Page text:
The Cerebral Gesture: The Legacy of Alan Stacell

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The Cerebral Gesture opened Saturday, April 5, and is the newest exhibit in Texas A&M University’s Wright Gallery, located on the second floor of Building A in the Langford Architecture Center. The exhibit features the paintings of the late Professor Alan Stacell, and will run until May 10.

By Jamie O’Toole

Vibrant and bold, colorful and chaotic, yet somehow still composed and complex. The thick brush strokes and bright colors of Alan Stacell’s work seem random at first glance, but after perusing the entire collection, it becomes apparent that he placed each stroke with precision, creating both emotional and thought-provoking compositions .

The Cerebral Gesture opened Saturday, April 5, and is the newest exhibit in Texas A&M University’s Wright Gallery, located on the second floor of Building A in the Langford Architecture Center. The exhibit features the paintings of the late Professor Alan Stacell, and will run until May 10.

Stacell was a professor in the College of Architecture at Texas A&M from 1960 until 2000 and passed away in 2001. He formally taught design studio, but everyone who knew him says he taught a great deal more both in and outside of the classroom.

“He influenced almost all of the distinguished alumni coming out of the architecture program,” says Curator Stephen Caffey, who is also currently writing a book on Stacell’s life and work. Though Caffey never had the opportunity to meet Stacell, he says it is inspiring to study the mind and hand that influenced generations of Aggies.

The expanse of Stacell’s influence was reflected by the crowd in attendance at the exhibit opening Saturday evening. “The composition of the crowd is unlike anything I have ever seen,” says Caffey. Colleagues, administrators, friends, family, and both former and current faculty and students all came to pay homage to the man who committed 40 years to touching the lives of everyone he encountered at Texas A&M.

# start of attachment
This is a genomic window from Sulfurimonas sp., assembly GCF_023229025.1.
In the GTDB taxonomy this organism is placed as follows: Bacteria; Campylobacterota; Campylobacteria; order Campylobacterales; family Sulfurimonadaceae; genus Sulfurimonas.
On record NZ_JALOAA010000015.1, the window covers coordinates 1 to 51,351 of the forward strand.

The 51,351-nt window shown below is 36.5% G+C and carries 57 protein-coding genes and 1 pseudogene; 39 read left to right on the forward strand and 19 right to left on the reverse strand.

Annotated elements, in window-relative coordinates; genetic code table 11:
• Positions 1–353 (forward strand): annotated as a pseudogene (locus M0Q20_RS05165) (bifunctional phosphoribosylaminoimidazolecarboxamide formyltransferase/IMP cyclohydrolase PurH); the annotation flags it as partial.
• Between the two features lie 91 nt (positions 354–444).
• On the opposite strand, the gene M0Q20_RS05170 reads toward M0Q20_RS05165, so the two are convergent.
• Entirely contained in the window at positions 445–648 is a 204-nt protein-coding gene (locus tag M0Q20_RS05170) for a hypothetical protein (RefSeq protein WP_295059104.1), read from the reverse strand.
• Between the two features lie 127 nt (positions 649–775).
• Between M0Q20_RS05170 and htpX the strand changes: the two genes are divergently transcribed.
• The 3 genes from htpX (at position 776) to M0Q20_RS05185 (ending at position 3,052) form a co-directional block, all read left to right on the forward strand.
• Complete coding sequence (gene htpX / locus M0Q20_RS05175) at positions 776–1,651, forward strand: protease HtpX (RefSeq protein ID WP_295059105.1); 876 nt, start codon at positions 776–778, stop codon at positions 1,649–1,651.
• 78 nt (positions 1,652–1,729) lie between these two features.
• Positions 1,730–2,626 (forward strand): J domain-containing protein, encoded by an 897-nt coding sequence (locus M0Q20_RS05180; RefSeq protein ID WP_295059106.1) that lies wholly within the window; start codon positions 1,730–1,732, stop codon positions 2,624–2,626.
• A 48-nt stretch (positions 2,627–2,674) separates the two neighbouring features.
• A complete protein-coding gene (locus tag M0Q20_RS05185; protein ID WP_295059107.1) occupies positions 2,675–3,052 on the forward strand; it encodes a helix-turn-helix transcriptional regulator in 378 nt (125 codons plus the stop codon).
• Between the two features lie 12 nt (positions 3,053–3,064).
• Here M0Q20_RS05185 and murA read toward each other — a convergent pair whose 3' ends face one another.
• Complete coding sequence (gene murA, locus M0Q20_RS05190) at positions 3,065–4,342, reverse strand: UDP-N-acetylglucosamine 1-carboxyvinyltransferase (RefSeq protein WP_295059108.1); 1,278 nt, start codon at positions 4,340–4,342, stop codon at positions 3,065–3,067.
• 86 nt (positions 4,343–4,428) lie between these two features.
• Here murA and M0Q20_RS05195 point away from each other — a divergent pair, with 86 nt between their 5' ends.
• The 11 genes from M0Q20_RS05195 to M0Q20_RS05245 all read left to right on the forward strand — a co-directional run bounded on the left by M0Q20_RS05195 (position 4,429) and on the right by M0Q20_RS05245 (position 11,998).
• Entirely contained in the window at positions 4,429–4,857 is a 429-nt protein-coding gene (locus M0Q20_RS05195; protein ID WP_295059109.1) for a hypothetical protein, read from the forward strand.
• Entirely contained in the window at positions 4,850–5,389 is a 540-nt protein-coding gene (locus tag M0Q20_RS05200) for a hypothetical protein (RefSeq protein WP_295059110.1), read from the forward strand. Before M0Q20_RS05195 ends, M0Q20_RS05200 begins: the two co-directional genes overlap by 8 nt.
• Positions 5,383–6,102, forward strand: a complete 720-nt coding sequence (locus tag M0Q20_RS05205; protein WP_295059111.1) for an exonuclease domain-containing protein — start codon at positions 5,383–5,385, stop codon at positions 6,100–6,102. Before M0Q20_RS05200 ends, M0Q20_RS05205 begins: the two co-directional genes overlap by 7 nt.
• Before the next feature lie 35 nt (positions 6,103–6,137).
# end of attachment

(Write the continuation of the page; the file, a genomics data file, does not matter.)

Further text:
Professor by profession but painter at heart, Stacell painted nearly every day and his collection contains hundreds of works. The exhibit consists of 20 pieces from a 300-piece collection owned by his family; friends, former co-workers, and students mostly own the remainder of his works.

“He never really talked about it and he did not like to sell it,” says daughter-in-law Tamara Stacell. “He just gave things away.”

For Stacell, his artwork was more about the process than the final product, but for his admirers, the final products truly are works of art. “The intensity and vitality of the color and gesture are very deliberate and it appeals to both the senses and the mind,” says Caffey as he describes what initially drew him to Stacell’s work.

Each of the 20 paintings in the exhibit is a unique composition, some of them seemingly abstract and others containing scenic landscapes or human figures. A transformation will occur part way through the exhibit as well, because a number of the paintings have complete compositions on either side and will be flipped midway through the exhibition.

The Wright Gallery is free and open for viewing Monday through Friday between 8am and 5pm or by special appointment, which can be made by contacting Jan McCoy at (979) 458-0539 or jmccoy@arch.tamu.edu. The Langford Architecture Center is on east campus and visitor parking is available for a fee at the Central Campus Garage. For alternative parking options, visit www.transport.tamu.edu.